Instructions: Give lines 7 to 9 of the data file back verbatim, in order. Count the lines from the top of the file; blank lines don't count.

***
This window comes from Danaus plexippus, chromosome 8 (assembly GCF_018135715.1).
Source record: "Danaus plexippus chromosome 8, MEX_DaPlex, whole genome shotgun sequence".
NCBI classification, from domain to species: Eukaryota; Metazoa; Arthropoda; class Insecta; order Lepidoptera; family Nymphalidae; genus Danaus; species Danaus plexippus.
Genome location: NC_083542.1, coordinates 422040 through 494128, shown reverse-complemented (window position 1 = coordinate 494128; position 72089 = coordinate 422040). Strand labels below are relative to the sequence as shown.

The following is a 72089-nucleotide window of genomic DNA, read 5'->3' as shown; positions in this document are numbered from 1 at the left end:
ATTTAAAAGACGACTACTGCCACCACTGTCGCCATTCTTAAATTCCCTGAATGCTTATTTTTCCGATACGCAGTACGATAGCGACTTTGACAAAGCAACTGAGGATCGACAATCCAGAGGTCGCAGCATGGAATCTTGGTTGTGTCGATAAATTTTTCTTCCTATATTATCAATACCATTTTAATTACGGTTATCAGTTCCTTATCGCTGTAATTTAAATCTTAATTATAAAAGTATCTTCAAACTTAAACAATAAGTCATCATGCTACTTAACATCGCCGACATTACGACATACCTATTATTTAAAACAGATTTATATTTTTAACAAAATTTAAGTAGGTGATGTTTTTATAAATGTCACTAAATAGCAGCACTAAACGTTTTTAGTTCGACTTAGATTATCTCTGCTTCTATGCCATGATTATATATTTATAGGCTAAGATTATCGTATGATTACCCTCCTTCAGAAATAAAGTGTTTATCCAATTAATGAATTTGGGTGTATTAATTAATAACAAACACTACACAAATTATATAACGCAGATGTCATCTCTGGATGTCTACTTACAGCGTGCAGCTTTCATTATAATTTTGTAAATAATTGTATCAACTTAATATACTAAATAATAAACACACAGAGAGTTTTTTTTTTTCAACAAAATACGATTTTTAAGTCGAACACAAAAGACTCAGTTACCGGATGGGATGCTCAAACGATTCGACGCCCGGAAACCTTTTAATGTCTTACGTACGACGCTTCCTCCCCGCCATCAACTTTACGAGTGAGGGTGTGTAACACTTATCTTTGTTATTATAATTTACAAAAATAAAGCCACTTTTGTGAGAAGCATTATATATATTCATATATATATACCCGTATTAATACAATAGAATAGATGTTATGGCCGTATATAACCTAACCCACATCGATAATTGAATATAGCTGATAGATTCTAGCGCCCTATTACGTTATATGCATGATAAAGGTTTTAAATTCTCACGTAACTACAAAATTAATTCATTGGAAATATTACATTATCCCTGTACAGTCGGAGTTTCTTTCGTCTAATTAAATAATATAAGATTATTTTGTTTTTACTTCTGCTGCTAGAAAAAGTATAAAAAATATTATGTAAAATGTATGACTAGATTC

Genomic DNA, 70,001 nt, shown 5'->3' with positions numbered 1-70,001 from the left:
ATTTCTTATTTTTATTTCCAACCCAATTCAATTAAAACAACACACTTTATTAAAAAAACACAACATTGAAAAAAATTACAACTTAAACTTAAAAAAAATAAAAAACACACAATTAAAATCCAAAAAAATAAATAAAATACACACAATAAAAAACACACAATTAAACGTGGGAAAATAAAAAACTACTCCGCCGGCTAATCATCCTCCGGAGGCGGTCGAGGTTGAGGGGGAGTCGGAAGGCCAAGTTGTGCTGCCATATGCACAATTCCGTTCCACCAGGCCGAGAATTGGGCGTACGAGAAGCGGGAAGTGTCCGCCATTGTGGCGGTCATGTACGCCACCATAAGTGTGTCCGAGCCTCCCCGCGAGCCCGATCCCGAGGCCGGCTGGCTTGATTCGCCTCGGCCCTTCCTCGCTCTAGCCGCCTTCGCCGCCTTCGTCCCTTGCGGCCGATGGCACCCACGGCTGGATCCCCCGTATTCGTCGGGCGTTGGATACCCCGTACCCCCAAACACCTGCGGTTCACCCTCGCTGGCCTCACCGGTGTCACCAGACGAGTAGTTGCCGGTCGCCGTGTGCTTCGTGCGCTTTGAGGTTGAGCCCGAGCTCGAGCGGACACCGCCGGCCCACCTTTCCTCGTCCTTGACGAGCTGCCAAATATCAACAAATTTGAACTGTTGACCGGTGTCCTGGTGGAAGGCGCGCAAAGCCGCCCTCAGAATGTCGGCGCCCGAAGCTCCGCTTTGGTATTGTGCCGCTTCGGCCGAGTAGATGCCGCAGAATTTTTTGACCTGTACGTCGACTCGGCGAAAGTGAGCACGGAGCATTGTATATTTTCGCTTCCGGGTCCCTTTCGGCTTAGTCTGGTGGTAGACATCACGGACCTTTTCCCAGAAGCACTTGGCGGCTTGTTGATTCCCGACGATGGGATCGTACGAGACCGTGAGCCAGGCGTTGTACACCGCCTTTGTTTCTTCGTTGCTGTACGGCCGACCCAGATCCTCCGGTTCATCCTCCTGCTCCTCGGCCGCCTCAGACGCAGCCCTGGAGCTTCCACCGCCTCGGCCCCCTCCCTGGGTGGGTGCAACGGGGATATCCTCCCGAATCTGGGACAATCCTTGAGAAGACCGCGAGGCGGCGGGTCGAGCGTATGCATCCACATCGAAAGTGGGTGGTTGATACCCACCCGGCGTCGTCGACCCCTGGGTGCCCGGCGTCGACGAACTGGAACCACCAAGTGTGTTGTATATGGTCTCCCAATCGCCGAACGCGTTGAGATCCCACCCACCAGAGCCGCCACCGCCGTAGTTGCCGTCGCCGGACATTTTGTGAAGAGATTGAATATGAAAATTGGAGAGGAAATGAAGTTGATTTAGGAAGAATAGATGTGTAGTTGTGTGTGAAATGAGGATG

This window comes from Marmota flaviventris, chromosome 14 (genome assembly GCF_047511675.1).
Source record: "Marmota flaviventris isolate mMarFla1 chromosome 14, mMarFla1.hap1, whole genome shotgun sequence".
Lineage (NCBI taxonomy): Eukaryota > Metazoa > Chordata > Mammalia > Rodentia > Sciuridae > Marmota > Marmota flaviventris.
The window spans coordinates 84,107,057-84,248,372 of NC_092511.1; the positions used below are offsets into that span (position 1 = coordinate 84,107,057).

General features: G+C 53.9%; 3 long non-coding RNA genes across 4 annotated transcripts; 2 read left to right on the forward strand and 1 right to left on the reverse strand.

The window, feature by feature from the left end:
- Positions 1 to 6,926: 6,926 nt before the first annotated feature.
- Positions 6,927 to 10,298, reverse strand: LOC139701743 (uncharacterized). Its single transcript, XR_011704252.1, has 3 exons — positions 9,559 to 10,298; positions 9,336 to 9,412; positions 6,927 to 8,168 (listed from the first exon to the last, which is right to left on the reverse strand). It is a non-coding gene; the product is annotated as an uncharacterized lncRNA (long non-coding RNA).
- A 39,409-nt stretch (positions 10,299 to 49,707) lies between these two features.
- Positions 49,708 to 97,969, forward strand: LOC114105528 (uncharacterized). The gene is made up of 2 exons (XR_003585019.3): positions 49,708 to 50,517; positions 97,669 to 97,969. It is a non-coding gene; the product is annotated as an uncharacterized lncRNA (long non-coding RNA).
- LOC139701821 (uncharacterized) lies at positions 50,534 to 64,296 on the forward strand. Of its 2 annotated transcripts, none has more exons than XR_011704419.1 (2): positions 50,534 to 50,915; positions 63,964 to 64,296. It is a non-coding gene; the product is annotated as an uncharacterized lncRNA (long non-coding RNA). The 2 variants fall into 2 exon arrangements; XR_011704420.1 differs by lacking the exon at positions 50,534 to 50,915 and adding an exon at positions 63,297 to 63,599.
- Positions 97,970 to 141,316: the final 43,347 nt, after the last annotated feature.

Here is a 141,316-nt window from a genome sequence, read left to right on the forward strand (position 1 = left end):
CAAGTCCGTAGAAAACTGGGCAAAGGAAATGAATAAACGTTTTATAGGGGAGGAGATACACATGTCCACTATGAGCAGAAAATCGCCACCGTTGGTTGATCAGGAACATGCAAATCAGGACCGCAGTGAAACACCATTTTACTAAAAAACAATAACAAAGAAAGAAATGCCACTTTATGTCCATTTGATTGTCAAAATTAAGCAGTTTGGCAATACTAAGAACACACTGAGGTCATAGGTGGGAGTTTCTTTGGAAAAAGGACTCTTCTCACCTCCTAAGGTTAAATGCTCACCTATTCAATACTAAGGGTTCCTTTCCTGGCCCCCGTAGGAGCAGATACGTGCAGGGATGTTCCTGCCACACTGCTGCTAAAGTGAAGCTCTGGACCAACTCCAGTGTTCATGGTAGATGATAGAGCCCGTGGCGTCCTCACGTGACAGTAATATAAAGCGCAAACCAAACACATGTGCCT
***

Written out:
Genomic DNA, 70,001 nt, shown 5'->3' with positions numbered 1-70,001 from the left:
ATTTCTTATTTTTATTTCCAACCCAATTCAATTAAAACAACACACTTTATTAAAAAAACACAACATTGAAAAAAATTACAACTTAAACTTAAAAAAAATAAAAAACACACAATTAAAATCCAAAAAAATAAATAAAATACACACAATAAAAAACACACAATTAAACGTGGGAAAATAAAAAACTACTCCGCCGGCTAATCATCCTCCGGAGGCGGTCGAGGTTGAGGGGGAGTCGGAAGGCCAAGTTGTGCTGCCATATGCACAATTCCGTTCCACCAGGCCGAGAATTGGGCGTACGAGAAGCGGGAAGTGTCCGCCATTGTGGCGGTCATGTACGCCACCATAAGTGTGTCCGAGCCTCCCCGCGAGCCCGATCCCGAGGCCGGCTGGCTTGATTCGCCTCGGCCCTTCCTCGCTCTAGCCGCCTTCGCCGCCTTCGTCCCTTGCGGCCGATGGCACCCACGGCTGGATCCCCCGTATTCGTCGGGCGTTGGATACCCCGTACCCCCAAACACCTGCGGTTCACCCTCGCTGGCCTCACCGGTGTCACCAGACGAGTAGTTGCCGGTCGCCGTGTGCTTCGTGCGCTTTGAGGTTGAGCCCGAGCTCGAGCGGACACCGCCGGCCCACCTTTCCTCGTCCTTGACGAGCTGCCAAATATCAACAAATTTGAACTGTTGACCGGTGTCCTGGTGGAAGGCGCGCAAAGCCGCCCTCAGAATGTCGGCGCCCGAAGCTCCGCTTTGGTATTGTGCCGCTTCGGCCGAGTAGATGCCGCAGAATTTTTTGACCTGTACGTCGACTCGGCGAAAGTGAGCACGGAGCATTGTATATTTTCGCTTCCGGGTCCCTTTCGGCTTAGTCTGGTGGTAGACATCACGGACCTTTTCCCAGAAGCACTTGGCGGCTTGTTGATTCCCGACGATGGGATCGTACGAGACCGTGAGCCAGGCGTTGTACACCGCCTTTGTTTCTTCGTTGCTGTACGGCCGACCCAGATCCTCCGGTTCATCCTCCTGCTCCTCGGCCGCCTCAGACGCAGCCCTGGAGCTTCCACCGCCTCGGCCCCCTCCCTGGGTGGGTGCAACGGGGATATCCTCCCGAATCTGGGACAATCCTTGAGAAGACCGCGAGGCGGCGGGTCGAGCGTATGCATCCACATCGAAAGTGGGTGGTTGATACCCACCCGGCGTCGTCGACCCCTGGGTGCCCGGCGTCGACGAACTGGAACCACCAAGTGTGTTGTATATGGTCTCCCAATCGCCGAACGCGTTGAGATCCCACCCACCAGAGCCGCCACCGCCGTAGTTGCCGTCGCCGGACATTTTGTGAAGAGATTGAATATGAAAATTGGAGAGGAAATGAAGTTGATTTAGGAAGAATAGATGTGTAGTTGTGTGTGAAATGAGGATG

This window comes from Marmota flaviventris, chromosome 14 (genome assembly GCF_047511675.1).